Ever since the publication in 2004 of the 9/11 Commission Report, the U.S. intelligence community has been in the throes of a convulsive movement for reform. In Preventing Surprise Attacks (2005), Richard A. Posner carried the story of the reform movement up to the enactment of the Intelligence Reform and Terrorism Prevention Act of 2004, which produced a defective plan for reorganizing the intelligence system, partly as result of the failure of the 9/11 Commission and Congress to bring historical, comparative, and scholarly perspectives to bear issues. At that time, however, the new structure had not yet been built. Posner's new book brings the story up to date. He argues that the decisions about structure that the Administration has made in implementation of the Act are creating too top-heavy, too centralized, an intelligence system. The book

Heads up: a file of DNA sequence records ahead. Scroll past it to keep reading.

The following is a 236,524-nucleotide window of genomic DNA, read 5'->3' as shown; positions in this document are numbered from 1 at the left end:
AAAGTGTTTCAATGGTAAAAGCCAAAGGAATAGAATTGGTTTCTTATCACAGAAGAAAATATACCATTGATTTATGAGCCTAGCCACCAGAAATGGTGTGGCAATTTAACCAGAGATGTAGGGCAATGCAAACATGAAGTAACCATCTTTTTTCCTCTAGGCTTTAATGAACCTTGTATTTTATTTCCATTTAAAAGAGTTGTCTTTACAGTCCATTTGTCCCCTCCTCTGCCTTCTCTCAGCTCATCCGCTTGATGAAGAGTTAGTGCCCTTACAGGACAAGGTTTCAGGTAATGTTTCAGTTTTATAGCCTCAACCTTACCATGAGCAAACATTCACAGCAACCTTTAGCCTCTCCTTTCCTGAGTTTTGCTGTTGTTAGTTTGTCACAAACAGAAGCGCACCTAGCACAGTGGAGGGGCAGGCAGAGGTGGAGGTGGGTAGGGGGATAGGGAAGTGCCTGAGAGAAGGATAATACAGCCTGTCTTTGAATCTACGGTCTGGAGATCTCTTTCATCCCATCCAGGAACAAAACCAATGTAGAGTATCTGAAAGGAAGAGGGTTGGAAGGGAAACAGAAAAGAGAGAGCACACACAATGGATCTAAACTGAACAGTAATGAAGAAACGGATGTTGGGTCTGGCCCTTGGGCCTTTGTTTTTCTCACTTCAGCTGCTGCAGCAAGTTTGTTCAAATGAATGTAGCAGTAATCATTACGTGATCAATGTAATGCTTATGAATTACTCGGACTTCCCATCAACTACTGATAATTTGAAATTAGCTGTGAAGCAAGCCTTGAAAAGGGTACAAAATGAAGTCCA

- exposes fallacies in criticisms of the performance of the U.S. intelligence services;
- analyzes structures and priorities for directing and coordinating U.S. intelligence in the era of global terrorism;
- presents new evidence for the need to create a domestic intelligence agency separate from the FBI, and a detailed blueprint for such an agency;
- incorporates a wealth of material based on developments since the first book, including the report of the presidential commission on weapons of mass destruction and the botched response to Hurricane Katrina;
- exposes the inadequacy of the national security computer networks;
- critically examines Congress's performance in the intelligence field, and raises constitutional issues concerning the respective powers of Congress and the President;
- emphasizes the importance of reforms that do not require questionable organizational changes.